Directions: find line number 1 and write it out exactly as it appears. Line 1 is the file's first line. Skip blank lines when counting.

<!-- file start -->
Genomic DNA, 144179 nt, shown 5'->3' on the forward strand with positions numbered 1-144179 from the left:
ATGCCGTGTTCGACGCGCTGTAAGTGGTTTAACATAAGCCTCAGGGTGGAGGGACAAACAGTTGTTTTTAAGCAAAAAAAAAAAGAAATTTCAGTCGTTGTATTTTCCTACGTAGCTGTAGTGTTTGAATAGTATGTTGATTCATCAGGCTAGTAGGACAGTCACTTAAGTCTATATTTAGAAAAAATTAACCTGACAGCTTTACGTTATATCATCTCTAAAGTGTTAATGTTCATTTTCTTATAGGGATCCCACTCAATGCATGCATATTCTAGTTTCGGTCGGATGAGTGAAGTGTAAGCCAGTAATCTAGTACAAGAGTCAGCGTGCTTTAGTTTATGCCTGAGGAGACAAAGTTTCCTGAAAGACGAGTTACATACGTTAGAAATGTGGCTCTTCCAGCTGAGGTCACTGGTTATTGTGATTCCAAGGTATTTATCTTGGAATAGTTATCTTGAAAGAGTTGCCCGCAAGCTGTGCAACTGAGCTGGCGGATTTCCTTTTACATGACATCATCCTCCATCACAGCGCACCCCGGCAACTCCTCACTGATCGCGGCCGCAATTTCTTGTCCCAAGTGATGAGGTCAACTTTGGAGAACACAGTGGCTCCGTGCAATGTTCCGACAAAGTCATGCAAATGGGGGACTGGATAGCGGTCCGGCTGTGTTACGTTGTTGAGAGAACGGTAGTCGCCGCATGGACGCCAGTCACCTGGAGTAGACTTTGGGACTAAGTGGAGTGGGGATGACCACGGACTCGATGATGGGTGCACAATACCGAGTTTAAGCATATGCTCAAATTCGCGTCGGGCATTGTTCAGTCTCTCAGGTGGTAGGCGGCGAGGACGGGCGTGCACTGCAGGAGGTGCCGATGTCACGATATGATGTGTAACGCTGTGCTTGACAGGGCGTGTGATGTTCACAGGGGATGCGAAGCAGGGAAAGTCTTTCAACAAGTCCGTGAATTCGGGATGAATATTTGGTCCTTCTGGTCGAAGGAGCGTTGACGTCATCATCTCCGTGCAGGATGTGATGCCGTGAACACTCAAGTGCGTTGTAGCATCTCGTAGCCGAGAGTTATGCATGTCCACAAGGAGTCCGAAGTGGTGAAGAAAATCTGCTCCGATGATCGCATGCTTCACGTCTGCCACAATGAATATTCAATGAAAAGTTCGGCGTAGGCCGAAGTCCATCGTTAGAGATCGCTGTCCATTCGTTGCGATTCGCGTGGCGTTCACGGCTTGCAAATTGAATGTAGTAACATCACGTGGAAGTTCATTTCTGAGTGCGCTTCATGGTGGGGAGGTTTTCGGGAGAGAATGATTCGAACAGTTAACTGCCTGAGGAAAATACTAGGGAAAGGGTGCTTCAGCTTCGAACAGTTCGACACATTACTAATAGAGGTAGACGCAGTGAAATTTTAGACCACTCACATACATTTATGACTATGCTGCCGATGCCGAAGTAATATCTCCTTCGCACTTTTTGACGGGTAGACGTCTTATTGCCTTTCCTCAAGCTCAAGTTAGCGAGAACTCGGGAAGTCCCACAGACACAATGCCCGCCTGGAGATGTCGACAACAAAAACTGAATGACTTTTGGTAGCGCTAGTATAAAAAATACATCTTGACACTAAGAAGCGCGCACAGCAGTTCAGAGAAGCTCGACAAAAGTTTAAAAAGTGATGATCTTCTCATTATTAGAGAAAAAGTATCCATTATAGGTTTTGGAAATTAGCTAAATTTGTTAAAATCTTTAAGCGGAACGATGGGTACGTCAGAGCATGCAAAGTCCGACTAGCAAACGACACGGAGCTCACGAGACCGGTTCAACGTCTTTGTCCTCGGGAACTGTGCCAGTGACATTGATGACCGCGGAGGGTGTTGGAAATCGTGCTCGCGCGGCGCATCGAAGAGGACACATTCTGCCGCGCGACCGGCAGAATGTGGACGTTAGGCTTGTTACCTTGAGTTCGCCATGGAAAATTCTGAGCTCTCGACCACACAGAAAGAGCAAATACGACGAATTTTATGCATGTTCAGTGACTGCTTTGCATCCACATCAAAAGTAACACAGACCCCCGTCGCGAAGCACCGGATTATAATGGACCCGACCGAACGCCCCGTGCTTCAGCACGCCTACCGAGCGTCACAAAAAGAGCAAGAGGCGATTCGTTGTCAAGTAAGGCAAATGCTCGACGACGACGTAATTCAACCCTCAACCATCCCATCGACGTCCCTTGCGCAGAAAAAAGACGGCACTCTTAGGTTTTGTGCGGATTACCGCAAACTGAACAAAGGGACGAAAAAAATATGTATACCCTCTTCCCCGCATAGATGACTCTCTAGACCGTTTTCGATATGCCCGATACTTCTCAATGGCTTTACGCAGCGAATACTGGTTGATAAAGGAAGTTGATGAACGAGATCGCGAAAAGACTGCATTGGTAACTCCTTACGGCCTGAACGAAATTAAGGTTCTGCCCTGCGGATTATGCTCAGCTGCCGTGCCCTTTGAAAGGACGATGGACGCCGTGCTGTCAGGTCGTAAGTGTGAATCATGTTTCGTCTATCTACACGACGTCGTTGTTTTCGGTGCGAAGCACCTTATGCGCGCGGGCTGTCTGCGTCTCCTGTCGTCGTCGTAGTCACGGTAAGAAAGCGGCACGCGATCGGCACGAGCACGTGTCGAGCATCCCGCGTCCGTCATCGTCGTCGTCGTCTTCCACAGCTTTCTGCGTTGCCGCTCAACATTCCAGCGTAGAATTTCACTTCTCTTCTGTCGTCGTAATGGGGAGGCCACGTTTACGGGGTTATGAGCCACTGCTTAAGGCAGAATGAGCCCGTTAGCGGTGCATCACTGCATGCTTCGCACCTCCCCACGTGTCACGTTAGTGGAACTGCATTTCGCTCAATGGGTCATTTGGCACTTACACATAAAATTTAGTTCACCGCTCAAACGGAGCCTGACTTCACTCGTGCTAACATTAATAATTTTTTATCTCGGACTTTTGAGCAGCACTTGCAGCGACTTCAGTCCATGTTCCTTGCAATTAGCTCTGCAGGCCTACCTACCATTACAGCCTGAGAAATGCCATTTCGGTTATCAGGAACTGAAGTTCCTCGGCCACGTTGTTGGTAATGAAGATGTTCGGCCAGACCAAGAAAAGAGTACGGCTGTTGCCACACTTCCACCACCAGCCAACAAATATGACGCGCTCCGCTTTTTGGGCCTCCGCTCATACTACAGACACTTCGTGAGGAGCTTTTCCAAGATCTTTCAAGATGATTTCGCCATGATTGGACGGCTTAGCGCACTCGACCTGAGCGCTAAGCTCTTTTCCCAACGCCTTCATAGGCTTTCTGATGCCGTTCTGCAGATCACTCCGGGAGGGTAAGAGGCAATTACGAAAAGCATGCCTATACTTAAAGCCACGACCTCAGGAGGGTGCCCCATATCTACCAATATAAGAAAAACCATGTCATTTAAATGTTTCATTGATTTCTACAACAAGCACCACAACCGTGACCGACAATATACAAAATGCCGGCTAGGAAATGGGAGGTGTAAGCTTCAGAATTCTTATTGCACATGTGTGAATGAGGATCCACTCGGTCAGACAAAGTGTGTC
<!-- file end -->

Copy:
Genomic DNA, 144179 nt, shown 5'->3' on the forward strand with positions numbered 1-144179 from the left: